Romuvos- Spirits (Album Review)

Feb. 13, 2024


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Romuvos has come a long way over the past decade, as the Lithuanian folk metal band has not only honed their songwriting over three full-length albums but 2020’s The Baltic Crusade saw them expanding to a full lineup after being a one-man operation for much of their existence.  That album took the epic folk and heavy metal foundation of the first two releases and made some significant strides forward, providing more powerful and confident sounding vocals alongside plenty of standout riffs.  It was the type of release that felt like the culmination of everything founder Velnias had been striving towards since the beginning, and with that in mind it makes sense that Spirits adopts a different approach than its predecessor.  There is still plenty of powerful, heavy instrumentation, but the sound has pivoted towards darker, mysterious folk melodies that bring bands like Wardruna and Heilung to mind just as much as classic Bathory.  It’s a direction that works well for Romuvos, and with plenty of strong hooks to back up the shift in style Spirits is likely to stick with listeners for some time to come.

If you listened to Romuvos’ prior three full lengths or saw this tagged as epic pagan or folk metal, you might be expecting the heavy and soaring instrumentation to kick in right from the beginning.  But opener “Snake Dance” makes it clear that you’re in for a slightly different experience with this effort, as it spends its first few minutes building up a dark and mysterious atmosphere through tribal sounding rhythms and subdued melodies.  It’s this approach that gives off hints of darker folk similar to Heilung or Warduna, and Romuvos delivers it in convincing fashion with a strong rhythmic foundation and songwriting that builds from whispers to big, booming peaks.  “Sun and the Morning Star” feels like the first real crossover of old and new styles from the group, as the first half is focused on darker acoustic guitar melodies and a driving rhythm, but it transitions over to a much louder and powerful guitar lead that brings the metal back into the spotlight.  This approach works well and gives Romuvos a slightly different sound than some of their peers, as they straddle the line between full-on folk and the metal side of the spectrum in ways that aren’t quite as predictable.  The group still tends to favor mid-tempo gallops and methodical build-ups when it comes to the metal compositions, but they do shake things up enough from one song to the next to keep you interested.  Tracks like “World Tree”, “Become as One”, and “Spirits of the Oak” showcase Romuvos at their best, but the material is consistently strong from beginning to end.  It also helps that Spirits is very compact compared to The Baltic Crusade at just forty-one minutes, and it not only keeps things moving but avoids the repetition and overstretched ideas that can sometimes plague folk metal.  Spirits also boasts strong production values that allow the subtle details of the softer folk passages to stick out while also giving some real weight to the metal ones, which makes a big difference.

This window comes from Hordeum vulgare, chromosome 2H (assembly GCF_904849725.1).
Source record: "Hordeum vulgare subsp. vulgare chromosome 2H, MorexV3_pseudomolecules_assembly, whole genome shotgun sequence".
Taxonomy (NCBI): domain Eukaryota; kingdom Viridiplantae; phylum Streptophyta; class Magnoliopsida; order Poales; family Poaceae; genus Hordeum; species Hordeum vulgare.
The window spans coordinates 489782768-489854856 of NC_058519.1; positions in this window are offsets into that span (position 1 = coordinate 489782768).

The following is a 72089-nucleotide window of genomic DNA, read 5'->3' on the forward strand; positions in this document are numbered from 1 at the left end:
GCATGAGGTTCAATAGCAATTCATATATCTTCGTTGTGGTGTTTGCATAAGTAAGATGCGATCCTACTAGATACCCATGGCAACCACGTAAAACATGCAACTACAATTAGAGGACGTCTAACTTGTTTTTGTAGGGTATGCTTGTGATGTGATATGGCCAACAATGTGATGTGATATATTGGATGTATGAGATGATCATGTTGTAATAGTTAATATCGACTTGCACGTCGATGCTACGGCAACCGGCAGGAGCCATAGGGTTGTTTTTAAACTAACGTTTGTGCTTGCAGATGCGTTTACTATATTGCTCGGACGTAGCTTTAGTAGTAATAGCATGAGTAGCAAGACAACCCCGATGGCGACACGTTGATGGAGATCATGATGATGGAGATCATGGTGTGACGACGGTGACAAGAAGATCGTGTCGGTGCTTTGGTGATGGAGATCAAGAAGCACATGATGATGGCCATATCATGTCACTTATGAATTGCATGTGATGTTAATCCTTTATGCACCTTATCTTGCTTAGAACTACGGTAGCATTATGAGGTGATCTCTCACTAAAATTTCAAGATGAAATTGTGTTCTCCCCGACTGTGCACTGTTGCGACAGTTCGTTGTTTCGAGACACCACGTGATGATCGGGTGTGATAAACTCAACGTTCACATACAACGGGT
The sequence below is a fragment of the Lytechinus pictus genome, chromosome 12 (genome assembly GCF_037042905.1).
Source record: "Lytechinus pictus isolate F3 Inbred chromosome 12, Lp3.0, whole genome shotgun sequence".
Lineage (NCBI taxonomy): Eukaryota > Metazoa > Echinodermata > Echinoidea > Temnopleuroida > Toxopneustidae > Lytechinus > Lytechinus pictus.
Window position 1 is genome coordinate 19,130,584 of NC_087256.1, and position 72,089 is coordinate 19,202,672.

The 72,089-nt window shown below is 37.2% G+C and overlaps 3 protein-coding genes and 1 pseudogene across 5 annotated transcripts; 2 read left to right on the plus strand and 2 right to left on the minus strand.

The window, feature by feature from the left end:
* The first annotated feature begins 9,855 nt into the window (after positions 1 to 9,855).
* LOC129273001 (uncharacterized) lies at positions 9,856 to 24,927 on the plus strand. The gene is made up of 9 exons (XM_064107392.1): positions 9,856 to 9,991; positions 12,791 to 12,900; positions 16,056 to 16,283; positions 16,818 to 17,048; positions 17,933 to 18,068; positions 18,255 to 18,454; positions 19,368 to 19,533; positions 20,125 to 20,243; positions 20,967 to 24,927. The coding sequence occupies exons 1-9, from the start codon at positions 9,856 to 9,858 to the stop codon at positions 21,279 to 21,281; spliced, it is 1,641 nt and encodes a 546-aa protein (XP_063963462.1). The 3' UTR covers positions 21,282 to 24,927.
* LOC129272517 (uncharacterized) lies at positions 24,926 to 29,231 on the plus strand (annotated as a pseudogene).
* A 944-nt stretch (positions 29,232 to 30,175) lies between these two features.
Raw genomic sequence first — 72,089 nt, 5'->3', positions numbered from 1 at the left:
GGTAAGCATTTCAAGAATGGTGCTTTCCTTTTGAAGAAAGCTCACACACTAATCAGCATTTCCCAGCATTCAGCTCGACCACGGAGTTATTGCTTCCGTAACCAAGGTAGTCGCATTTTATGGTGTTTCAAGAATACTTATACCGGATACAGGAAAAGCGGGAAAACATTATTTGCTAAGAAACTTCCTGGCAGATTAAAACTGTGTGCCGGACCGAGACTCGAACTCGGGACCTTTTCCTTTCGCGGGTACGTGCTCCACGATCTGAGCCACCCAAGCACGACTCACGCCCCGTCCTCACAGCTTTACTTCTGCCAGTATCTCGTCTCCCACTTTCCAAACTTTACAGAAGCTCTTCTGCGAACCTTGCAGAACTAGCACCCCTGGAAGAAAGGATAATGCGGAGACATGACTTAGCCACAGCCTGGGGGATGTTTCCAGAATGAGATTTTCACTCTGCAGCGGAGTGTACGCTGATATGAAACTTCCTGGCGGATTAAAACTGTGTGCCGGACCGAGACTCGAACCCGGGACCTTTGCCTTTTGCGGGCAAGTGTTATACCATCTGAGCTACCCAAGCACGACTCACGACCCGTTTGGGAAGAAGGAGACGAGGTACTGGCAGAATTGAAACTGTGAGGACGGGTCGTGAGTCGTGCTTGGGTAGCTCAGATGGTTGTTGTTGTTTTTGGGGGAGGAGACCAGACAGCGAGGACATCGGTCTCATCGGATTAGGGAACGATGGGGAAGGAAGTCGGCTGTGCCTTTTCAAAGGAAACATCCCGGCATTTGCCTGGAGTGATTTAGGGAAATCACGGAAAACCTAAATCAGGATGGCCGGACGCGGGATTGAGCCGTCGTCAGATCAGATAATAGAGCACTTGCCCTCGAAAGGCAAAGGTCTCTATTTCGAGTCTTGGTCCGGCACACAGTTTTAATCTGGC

My first exposure to this band was 2014’s Romuvan Dainas, and I have to admit that at that early stage the vocals were fairly rough around the edges and lacked some of the power needed to match the instrumentation.  Velnias has come a long way since then, and Spirits showcases additional elements that take the foundation laid by The Baltic Crusade and bumps them up another notch.  This is another area where Romuvos has a bit more of a unique flair, as the singing initially has a much softer and beautiful tone to it but brings in a much gruffer and aggressive approach when needed.  “Snake Dance” uses distorted pitches that remind me of some of the Mongolian folk metal bands that have become prominent over the past decade, but there are also chants and more powerful singing towards the end that bring things back to that Bathory foundation.  This mix of subdued and powerful singing is also showcased on songs like “World Tree”, which move from softer chants to anthemic peaks that have just a slightly harsher edge to them.  Romuvos gives listeners just as many details to uncover in the vocal performance, and it’s clear that with each album they’ve refined their singing and only gotten better.

Prior Romuvos material certainly caught my attention, but there was always an element that held it back slightly, whether that be rough around the edges vocals or slightly inflated album lengths.  Spirits improves upon what worked before, injects some darker melodies and even more folk into the mix, and trims the fat.  It’s an approach that pays off and gives them a sound that will appeal just as much to non-metalheads that enjoy stuff like Heilung as those that are looking for epically inclined folk metal.  There are a few similar sounding tracks, but the amount of sections that stand out upon repeat listens makes up for it and has kept me wanting to dive into this album regularly.  Folk metal is one of those genres where it can be difficult for a band to not fall into repetition over the course of an album as well as have unique qualities that help them stand out, but Romuvos has conquered both those challenges here.  Spirits is available from Hammerheart Records.

-Review by Chris Dahlberg